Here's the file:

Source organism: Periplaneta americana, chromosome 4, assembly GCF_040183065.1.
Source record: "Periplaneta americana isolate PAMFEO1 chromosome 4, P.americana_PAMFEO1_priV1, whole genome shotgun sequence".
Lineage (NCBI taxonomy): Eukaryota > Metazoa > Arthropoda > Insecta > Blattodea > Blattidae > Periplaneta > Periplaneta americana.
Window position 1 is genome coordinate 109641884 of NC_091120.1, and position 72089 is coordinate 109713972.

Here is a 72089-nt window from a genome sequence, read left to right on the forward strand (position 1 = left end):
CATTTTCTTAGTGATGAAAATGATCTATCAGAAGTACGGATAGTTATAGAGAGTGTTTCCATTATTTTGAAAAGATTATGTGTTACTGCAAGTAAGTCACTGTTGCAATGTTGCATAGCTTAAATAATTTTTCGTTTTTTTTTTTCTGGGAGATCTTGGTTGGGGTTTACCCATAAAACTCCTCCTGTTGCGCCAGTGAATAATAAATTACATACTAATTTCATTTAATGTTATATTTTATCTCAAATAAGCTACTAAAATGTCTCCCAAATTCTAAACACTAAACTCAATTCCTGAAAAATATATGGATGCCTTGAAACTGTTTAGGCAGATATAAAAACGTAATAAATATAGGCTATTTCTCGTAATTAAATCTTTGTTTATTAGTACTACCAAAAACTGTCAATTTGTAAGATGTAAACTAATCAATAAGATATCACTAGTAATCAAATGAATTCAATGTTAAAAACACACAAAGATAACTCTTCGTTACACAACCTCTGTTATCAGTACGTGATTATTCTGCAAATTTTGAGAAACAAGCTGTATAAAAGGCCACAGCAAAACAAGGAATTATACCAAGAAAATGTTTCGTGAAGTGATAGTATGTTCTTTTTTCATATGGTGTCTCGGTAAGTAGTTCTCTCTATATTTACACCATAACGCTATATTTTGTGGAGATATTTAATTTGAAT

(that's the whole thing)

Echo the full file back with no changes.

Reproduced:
Source organism: Periplaneta americana, chromosome 4, assembly GCF_040183065.1.
Source record: "Periplaneta americana isolate PAMFEO1 chromosome 4, P.americana_PAMFEO1_priV1, whole genome shotgun sequence".
Lineage (NCBI taxonomy): Eukaryota > Metazoa > Arthropoda > Insecta > Blattodea > Blattidae > Periplaneta > Periplaneta americana.
Window position 1 is genome coordinate 109641884 of NC_091120.1, and position 72089 is coordinate 109713972.

Here is a 72089-nt window from a genome sequence, read left to right on the forward strand (position 1 = left end):
CATTTTCTTAGTGATGAAAATGATCTATCAGAAGTACGGATAGTTATAGAGAGTGTTTCCATTATTTTGAAAAGATTATGTGTTACTGCAAGTAAGTCACTGTTGCAATGTTGCATAGCTTAAATAATTTTTCGTTTTTTTTTTTCTGGGAGATCTTGGTTGGGGTTTACCCATAAAACTCCTCCTGTTGCGCCAGTGAATAATAAATTACATACTAATTTCATTTAATGTTATATTTTATCTCAAATAAGCTACTAAAATGTCTCCCAAATTCTAAACACTAAACTCAATTCCTGAAAAATATATGGATGCCTTGAAACTGTTTAGGCAGATATAAAAACGTAATAAATATAGGCTATTTCTCGTAATTAAATCTTTGTTTATTAGTACTACCAAAAACTGTCAATTTGTAAGATGTAAACTAATCAATAAGATATCACTAGTAATCAAATGAATTCAATGTTAAAAACACACAAAGATAACTCTTCGTTACACAACCTCTGTTATCAGTACGTGATTATTCTGCAAATTTTGAGAAACAAGCTGTATAAAAGGCCACAGCAAAACAAGGAATTATACCAAGAAAATGTTTCGTGAAGTGATAGTATGTTCTTTTTTCATATGGTGTCTCGGTAAGTAGTTCTCTCTATATTTACACCATAACGCTATATTTTGTGGAGATATTTAATTTGAAT